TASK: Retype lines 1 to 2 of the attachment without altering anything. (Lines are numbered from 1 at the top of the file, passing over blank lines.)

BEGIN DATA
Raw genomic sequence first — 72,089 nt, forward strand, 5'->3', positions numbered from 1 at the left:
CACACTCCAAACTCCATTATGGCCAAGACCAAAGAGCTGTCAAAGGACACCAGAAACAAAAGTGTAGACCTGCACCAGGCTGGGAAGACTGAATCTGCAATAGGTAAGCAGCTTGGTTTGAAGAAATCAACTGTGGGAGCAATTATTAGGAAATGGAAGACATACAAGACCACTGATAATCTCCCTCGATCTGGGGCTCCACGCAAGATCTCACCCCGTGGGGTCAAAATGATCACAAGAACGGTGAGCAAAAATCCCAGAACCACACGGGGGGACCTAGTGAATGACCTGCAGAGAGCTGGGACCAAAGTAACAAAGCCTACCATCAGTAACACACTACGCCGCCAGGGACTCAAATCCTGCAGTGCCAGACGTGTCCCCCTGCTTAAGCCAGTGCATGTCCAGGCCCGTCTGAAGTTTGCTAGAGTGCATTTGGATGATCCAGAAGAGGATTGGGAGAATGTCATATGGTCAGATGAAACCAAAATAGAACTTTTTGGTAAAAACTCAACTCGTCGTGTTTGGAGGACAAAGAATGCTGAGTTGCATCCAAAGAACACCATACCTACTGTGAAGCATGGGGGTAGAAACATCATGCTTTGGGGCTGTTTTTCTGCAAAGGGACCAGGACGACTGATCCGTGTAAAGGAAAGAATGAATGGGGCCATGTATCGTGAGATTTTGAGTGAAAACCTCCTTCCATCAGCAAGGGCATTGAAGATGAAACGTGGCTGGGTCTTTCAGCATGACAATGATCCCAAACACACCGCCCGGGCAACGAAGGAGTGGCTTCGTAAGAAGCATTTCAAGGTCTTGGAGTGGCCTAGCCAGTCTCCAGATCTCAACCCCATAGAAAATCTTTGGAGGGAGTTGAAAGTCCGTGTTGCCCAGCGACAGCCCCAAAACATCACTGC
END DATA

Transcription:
Raw genomic sequence first — 72,089 nt, forward strand, 5'->3', positions numbered from 1 at the left:
CACACTCCAAACTCCATTATGGCCAAGACCAAAGAGCTGTCAAAGGACACCAGAAACAAAAGTGTAGACCTGCACCAGGCTGGGAAGACTGAATCTGCAATAGGTAAGCAGCTTGGTTTGAAGAAATCAACTGTGGGAGCAATTATTAGGAAATGGAAGACATACAAGACCACTGATAATCTCCCTCGATCTGGGGCTCCACGCAAGATCTCACCCCGTGGGGTCAAAATGATCACAAGAACGGTGAGCAAAAATCCCAGAACCACACGGGGGGACCTAGTGAATGACCTGCAGAGAGCTGGGACCAAAGTAACAAAGCCTACCATCAGTAACACACTACGCCGCCAGGGACTCAAATCCTGCAGTGCCAGACGTGTCCCCCTGCTTAAGCCAGTGCATGTCCAGGCCCGTCTGAAGTTTGCTAGAGTGCATTTGGATGATCCAGAAGAGGATTGGGAGAATGTCATATGGTCAGATGAAACCAAAATAGAACTTTTTGGTAAAAACTCAACTCGTCGTGTTTGGAGGACAAAGAATGCTGAGTTGCATCCAAAGAACACCATACCTACTGTGAAGCATGGGGGTAGAAACATCATGCTTTGGGGCTGTTTTTCTGCAAAGGGACCAGGACGACTGATCCGTGTAAAGGAAAGAATGAATGGGGCCATGTATCGTGAGATTTTGAGTGAAAACCTCCTTCCATCAGCAAGGGCATTGAAGATGAAACGTGGCTGGGTCTTTCAGCATGACAATGATCCCAAACACACCGCCCGGGCAACGAAGGAGTGGCTTCGTAAGAAGCATTTCAAGGTCTTGGAGTGGCCTAGCCAGTCTCCAGATCTCAACCCCATAGAAAATCTTTGGAGGGAGTTGAAAGTCCGTGTTGCCCAGCGACAGCCCCAAAACATCACTGC